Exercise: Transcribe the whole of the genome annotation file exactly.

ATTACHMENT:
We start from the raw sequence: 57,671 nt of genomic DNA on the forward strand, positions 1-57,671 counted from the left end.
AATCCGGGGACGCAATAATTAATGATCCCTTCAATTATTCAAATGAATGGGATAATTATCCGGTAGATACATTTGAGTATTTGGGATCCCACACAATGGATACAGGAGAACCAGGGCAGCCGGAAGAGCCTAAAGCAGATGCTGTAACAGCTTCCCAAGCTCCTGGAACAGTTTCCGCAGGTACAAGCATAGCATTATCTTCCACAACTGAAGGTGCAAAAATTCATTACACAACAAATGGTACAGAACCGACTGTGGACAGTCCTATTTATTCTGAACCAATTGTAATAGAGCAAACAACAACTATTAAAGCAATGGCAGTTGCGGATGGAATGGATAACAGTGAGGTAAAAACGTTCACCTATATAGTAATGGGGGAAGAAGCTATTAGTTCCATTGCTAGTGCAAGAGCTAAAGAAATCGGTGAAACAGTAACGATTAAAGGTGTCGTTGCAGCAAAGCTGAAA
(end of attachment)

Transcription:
We start from the raw sequence: 57,671 nt of genomic DNA on the forward strand, positions 1-57,671 counted from the left end.
AATCCGGGGACGCAATAATTAATGATCCCTTCAATTATTCAAATGAATGGGATAATTATCCGGTAGATACATTTGAGTATTTGGGATCCCACACAATGGATACAGGAGAACCAGGGCAGCCGGAAGAGCCTAAAGCAGATGCTGTAACAGCTTCCCAAGCTCCTGGAACAGTTTCCGCAGGTACAAGCATAGCATTATCTTCCACAACTGAAGGTGCAAAAATTCATTACACAACAAATGGTACAGAACCGACTGTGGACAGTCCTATTTATTCTGAACCAATTGTAATAGAGCAAACAACAACTATTAAAGCAATGGCAGTTGCGGATGGAATGGATAACAGTGAGGTAAAAACGTTCACCTATATAGTAATGGGGGAAGAAGCTATTAGTTCCATTGCTAGTGCAAGAGCTAAAGAAATCGGTGAAACAGTAACGATTAAAGGTGTCGTTGCAGCAAAGCTGAAA